_________________________
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Over 1,000,000 posts where pianists discuss everything. And nothing.

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#868748 - 06/24/03 12:14 AM Re: The Founding Fathers Weren't Christian
Ariel Offline
3000 Post Club Member

Registered: 02/07/03
Posts: 3028
Loc: NE
Jolly, on the definition of a Christian:
 Quote:
If you'd like to go a bit further abroad, ask any Middle Easterner. [/b]
Well, to them we're all Crusaders, Zionists and Masons anyway (or all three)!

Now...down to brass tacks.
_________________________
If this is coffee, bring me tea. If this is tea, bring me coffee.
~Abraham Lincoln~

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#868749 - 06/24/03 12:18 AM Re: The Founding Fathers Weren't Christian
Ariel Offline
3000 Post Club Member

Registered: 02/07/03
Posts: 3028
Loc: NE
Oh, by the way (we're crossing electrron beams here), what I would call them?

I'd call them "Deists" or "Unitarians" - same as they mostly described themselves (as it says in the link...if you...read...it? Don't judge by the label I gave it! :p ).

I think that's a mighty thick hair to split - as in a steel cable trussing a suspension bridge!

Note: edited out reference to Franklin being a "Friend" after Shantinik's comments below.
_________________________
If this is coffee, bring me tea. If this is tea, bring me coffee.
~Abraham Lincoln~

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#868750 - 06/24/03 12:50 AM Re: The Founding Fathers Weren't Christian
shantinik Offline
4000 Post Club Member

Registered: 09/23/01
Posts: 4271
Loc: Olympia, WA
Franklin wasn't a Friend -- though when in France, it was politically useful for him not to disabuse people of the idea. Paine was, in a manner of speaking. As was the man without whom the Declaration of Independence would never have been signed, the very, very conservative, very wary Dickinson of Pennsylvania. Hopkins from Rhode Island was, as was one of the signers from North Carolina.

As to whether all those folks are Christian, it would easy to do a test: go to Jolly's church -- ask if they would accept 60 or 70 folks as members who don't believe in the Trinity, the Resurrection, salvation through the death of Jesus, the special divinity of Jesus, the special divine inspiration of the Bible, the miracles, and don't believe in original sin. Not only that, but that they are going to be pretty loud about it. ;\)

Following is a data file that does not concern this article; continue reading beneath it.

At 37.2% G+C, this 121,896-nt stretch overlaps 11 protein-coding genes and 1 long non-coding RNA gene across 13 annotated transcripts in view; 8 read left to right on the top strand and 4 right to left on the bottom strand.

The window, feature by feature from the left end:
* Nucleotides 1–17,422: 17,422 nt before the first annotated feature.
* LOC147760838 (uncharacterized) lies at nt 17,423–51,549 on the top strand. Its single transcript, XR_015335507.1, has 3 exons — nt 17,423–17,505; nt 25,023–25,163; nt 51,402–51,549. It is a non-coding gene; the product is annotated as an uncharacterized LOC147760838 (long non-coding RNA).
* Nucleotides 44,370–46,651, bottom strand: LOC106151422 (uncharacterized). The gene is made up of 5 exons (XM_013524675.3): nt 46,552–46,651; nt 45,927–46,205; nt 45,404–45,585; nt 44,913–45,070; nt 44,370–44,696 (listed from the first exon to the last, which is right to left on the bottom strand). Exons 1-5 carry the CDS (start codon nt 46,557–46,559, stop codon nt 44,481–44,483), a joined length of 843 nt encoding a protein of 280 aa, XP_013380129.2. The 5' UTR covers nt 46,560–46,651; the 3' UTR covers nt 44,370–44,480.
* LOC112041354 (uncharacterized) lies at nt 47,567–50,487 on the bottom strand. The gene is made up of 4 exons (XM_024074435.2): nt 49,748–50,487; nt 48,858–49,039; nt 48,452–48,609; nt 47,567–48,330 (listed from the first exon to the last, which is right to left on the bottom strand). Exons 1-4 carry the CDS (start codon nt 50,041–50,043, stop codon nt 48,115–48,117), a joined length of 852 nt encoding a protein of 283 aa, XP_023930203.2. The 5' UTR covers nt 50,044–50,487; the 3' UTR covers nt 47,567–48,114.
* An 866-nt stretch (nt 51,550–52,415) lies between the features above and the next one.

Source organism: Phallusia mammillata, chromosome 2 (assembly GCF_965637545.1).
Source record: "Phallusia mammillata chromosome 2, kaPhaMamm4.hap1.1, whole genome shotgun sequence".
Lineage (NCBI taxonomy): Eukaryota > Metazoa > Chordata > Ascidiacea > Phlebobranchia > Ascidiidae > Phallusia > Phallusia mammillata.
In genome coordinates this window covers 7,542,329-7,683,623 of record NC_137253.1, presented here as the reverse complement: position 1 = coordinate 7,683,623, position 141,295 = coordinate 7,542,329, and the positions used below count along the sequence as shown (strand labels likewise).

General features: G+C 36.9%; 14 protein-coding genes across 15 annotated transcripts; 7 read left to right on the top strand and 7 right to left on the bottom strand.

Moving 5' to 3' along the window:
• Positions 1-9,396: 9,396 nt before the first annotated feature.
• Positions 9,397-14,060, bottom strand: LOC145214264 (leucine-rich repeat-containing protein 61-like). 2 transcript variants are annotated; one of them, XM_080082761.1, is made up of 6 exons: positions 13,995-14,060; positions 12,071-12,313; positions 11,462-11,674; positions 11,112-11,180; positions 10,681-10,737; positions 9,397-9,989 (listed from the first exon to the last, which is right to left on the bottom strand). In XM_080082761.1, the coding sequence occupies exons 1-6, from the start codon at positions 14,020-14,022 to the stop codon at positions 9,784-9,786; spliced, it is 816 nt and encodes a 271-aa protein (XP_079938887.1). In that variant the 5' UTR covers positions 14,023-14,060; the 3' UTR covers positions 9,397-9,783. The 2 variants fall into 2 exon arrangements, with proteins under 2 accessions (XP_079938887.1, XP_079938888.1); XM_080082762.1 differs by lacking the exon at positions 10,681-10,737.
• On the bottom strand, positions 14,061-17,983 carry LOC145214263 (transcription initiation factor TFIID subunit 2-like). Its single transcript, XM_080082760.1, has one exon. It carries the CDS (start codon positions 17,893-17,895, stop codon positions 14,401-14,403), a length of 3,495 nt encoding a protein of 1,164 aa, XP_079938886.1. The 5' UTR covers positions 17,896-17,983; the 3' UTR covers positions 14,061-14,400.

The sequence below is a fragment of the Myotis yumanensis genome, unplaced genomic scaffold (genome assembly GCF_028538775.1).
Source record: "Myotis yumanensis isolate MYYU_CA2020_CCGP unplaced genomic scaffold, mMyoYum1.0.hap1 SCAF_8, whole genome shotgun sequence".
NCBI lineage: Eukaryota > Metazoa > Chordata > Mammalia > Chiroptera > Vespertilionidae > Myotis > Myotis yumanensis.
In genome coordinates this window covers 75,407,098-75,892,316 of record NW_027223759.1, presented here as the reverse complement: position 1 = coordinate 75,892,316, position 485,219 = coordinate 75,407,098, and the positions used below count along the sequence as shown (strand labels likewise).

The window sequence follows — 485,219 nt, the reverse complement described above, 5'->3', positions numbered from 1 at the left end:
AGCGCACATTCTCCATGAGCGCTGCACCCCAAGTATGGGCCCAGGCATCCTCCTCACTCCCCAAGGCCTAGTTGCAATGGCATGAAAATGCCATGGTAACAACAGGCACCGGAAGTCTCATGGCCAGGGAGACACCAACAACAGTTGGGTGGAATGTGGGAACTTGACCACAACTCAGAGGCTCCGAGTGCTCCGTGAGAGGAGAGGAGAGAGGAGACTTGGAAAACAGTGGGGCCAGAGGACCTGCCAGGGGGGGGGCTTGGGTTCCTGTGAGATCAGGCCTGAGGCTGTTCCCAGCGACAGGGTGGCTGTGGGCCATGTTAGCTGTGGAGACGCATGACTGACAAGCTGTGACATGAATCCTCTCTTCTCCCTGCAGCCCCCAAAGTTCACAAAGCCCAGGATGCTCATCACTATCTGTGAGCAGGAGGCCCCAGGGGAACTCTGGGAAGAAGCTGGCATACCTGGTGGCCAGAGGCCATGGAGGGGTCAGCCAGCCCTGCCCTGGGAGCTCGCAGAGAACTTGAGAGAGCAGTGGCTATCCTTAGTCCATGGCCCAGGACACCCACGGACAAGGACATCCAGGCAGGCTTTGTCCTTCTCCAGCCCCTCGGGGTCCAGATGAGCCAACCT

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#868751 - 06/24/03 01:08 AM Re: The Founding Fathers Weren't Christian
Renauda Offline
5000 Post Club Member

Registered: 04/16/02
Posts: 5066
 Quote:
Originally posted by Jolly:
Furthermore, in a more practical vein, considering this is a case of too many piano nuts with too much time on their hands:

Quit thinking like pointy-headed intellectuals, and get out and talk to a few ordnary folks...[/b]



"Like us Gov'ner?"

I think a majority would easily agree that America is essentially a Christian country, even those who aren't Christian.

Perception is reality.[/b]


"Well, I would not at all be amused if it were otherwise,
as we did everything possible
to raise you and all the other colonials properly."

 Quote:
Originally posted by shantinik:
As to whether all those folks are Christian, it would easy to do a test: go to Jolly's church -- ask if they would accept 60 or 70 folks as members who don't believe in the Trinity, the Resurrection, salvation through the death of Jesus, the special divinity of Jesus, the special divine inspiration of the Bible, the miracles, and don't believe in original sin. Not only that, but that they are going to be pretty loud about it. ;\) [/b]
Shantinik:

Does not have to be Jolly's church it could be any number of churches in North America or elsewhere on the planet.